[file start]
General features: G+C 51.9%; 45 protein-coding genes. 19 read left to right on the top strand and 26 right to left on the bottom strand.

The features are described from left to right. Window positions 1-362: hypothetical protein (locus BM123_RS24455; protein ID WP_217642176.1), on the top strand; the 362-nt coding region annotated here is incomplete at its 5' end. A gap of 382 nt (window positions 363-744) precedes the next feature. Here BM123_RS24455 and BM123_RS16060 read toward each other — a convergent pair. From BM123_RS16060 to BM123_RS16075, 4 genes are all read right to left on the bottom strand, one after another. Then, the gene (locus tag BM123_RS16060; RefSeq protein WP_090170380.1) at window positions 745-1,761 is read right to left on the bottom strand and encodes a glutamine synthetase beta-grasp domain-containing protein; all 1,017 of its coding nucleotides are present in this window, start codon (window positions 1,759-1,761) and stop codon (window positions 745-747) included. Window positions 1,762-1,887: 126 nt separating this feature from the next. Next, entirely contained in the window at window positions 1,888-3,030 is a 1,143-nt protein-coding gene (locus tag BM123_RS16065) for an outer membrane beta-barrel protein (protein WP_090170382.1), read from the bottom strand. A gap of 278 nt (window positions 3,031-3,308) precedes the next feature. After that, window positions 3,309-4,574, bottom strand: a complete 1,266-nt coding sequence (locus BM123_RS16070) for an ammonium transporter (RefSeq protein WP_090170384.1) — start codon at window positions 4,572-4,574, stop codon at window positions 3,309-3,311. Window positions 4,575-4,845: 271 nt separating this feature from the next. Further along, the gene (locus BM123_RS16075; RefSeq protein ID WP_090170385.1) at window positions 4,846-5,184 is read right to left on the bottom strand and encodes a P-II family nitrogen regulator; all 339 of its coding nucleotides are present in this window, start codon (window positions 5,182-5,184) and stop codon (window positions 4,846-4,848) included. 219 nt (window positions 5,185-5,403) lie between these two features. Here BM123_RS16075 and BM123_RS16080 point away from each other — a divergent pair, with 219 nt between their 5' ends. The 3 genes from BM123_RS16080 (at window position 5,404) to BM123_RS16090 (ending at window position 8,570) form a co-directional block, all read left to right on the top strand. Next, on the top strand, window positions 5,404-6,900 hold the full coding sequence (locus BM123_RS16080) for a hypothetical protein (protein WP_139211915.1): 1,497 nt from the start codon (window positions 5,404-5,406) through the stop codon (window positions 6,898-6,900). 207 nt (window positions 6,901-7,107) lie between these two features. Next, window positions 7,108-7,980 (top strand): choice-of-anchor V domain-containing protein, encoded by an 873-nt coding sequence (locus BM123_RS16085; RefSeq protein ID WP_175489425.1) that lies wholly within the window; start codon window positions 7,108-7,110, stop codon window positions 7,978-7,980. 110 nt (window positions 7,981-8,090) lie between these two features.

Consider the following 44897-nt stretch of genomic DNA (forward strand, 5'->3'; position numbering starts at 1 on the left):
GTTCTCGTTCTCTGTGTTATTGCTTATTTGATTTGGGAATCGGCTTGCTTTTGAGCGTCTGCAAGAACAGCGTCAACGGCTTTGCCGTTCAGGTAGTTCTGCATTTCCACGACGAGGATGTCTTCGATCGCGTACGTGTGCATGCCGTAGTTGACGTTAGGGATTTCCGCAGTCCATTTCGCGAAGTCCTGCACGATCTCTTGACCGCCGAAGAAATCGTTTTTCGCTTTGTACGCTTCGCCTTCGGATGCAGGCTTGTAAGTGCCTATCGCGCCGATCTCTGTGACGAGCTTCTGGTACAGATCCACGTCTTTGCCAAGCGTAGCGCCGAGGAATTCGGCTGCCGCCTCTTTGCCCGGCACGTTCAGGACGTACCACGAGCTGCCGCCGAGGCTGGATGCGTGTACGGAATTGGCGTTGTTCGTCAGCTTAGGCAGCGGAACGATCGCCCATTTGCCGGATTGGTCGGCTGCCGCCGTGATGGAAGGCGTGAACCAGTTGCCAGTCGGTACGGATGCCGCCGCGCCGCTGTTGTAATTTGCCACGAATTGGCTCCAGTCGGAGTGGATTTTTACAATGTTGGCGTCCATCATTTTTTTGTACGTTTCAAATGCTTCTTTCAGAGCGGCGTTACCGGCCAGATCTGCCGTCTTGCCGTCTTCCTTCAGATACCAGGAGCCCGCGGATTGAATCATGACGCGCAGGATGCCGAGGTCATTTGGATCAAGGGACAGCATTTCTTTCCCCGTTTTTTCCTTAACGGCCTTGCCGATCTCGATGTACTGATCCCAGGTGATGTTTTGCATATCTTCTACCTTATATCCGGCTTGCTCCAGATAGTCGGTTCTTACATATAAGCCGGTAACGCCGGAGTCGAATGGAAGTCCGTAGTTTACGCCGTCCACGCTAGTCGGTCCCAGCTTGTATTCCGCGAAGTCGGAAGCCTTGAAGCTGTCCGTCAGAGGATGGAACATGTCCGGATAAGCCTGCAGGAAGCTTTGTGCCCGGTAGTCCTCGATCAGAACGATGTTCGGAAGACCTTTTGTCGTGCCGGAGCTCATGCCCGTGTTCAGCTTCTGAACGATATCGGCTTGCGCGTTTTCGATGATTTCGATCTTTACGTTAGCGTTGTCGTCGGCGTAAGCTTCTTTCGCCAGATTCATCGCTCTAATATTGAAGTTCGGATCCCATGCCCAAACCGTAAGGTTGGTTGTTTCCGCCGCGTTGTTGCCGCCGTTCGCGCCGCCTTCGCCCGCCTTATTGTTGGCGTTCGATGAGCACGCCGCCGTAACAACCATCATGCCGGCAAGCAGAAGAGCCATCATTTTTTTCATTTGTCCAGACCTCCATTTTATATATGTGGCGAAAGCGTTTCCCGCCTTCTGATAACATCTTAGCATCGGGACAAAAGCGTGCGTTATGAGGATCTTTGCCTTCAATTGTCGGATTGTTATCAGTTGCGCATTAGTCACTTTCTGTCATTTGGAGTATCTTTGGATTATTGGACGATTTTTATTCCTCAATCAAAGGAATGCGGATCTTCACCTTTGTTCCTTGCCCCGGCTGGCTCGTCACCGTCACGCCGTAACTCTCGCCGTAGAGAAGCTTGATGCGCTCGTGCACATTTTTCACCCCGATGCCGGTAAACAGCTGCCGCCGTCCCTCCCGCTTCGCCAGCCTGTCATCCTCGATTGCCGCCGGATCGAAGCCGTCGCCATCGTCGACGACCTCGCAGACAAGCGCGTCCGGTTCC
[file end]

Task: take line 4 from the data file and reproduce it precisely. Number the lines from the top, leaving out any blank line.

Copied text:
GTTCTCGTTCTCTGTGTTATTGCTTATTTGATTTGGGAATCGGCTTGCTTTTGAGCGTCTGCAAGAACAGCGTCAACGGCTTTGCCGTTCAGGTAGTTCTGCATTTCCACGACGAGGATGTCTTCGATCGCGTACGTGTGCATGCCGTAGTTGACGTTAGGGATTTCCGCAGTCCATTTCGCGAAGTCCTGCACGATCTCTTGACCGCCGAAGAAATCGTTTTTCGCTTTGTACGCTTCGCCTTCGGATGCAGGCTTGTAAGTGCCTATCGCGCCGATCTCTGTGACGAGCTTCTGGTACAGATCCACGTCTTTGCCAAGCGTAGCGCCGAGGAATTCGGCTGCCGCCTCTTTGCCCGGCACGTTCAGGACGTACCACGAGCTGCCGCCGAGGCTGGATGCGTGTACGGAATTGGCGTTGTTCGTCAGCTTAGGCAGCGGAACGATCGCCCATTTGCCGGATTGGTCGGCTGCCGCCGTGATGGAAGGCGTGAACCAGTTGCCAGTCGGTACGGATGCCGCCGCGCCGCTGTTGTAATTTGCCACGAATTGGCTCCAGTCGGAGTGGATTTTTACAATGTTGGCGTCCATCATTTTTTTGTACGTTTCAAATGCTTCTTTCAGAGCGGCGTTACCGGCCAGATCTGCCGTCTTGCCGTCTTCCTTCAGATACCAGGAGCCCGCGGATTGAATCATGACGCGCAGGATGCCGAGGTCATTTGGATCAAGGGACAGCATTTCTTTCCCCGTTTTTTCCTTAACGGCCTTGCCGATCTCGATGTACTGATCCCAGGTGATGTTTTGCATATCTTCTACCTTATATCCGGCTTGCTCCAGATAGTCGGTTCTTACATATAAGCCGGTAACGCCGGAGTCGAATGGAAGTCCGTAGTTTACGCCGTCCACGCTAGTCGGTCCCAGCTTGTATTCCGCGAAGTCGGAAGCCTTGAAGCTGTCCGTCAGAGGATGGAACATGTCCGGATAAGCCTGCAGGAAGCTTTGTGCCCGGTAGTCCTCGATCAGAACGATGTTCGGAAGACCTTTTGTCGTGCCGGAGCTCATGCCCGTGTTCAGCTTCTGAACGATATCGGCTTGCGCGTTTTCGATGATTTCGATCTTTACGTTAGCGTTGTCGTCGGCGTAAGCTTCTTTCGCCAGATTCATCGCTCTAATATTGAAGTTCGGATCCCATGCCCAAACCGTAAGGTTGGTTGTTTCCGCCGCGTTGTTGCCGCCGTTCGCGCCGCCTTCGCCCGCCTTATTGTTGGCGTTCGATGAGCACGCCGCCGTAACAACCATCATGCCGGCAAGCAGAAGAGCCATCATTTTTTTCATTTGTCCAGACCTCCATTTTATATATGTGGCGAAAGCGTTTCCCGCCTTCTGATAACATCTTAGCATCGGGACAAAAGCGTGCGTTATGAGGATCTTTGCCTTCAATTGTCGGATTGTTATCAGTTGCGCATTAGTCACTTTCTGTCATTTGGAGTATCTTTGGATTATTGGACGATTTTTATTCCTCAATCAAAGGAATGCGGATCTTCACCTTTGTTCCTTGCCCCGGCTGGCTCGTCACCGTCACGCCGTAACTCTCGCCGTAGAGAAGCTTGATGCGCTCGTGCACATTTTTCACCCCGATGCCGGTAAACAGCTGCCGCCGTCCCTCCCGCTTCGCCAGCCTGTCATCCTCGATTGCCGCCGGATCGAAGCCGTCGCCATCGTCGACGACCTCGCAGACAAGCGCGTCCGGTTCC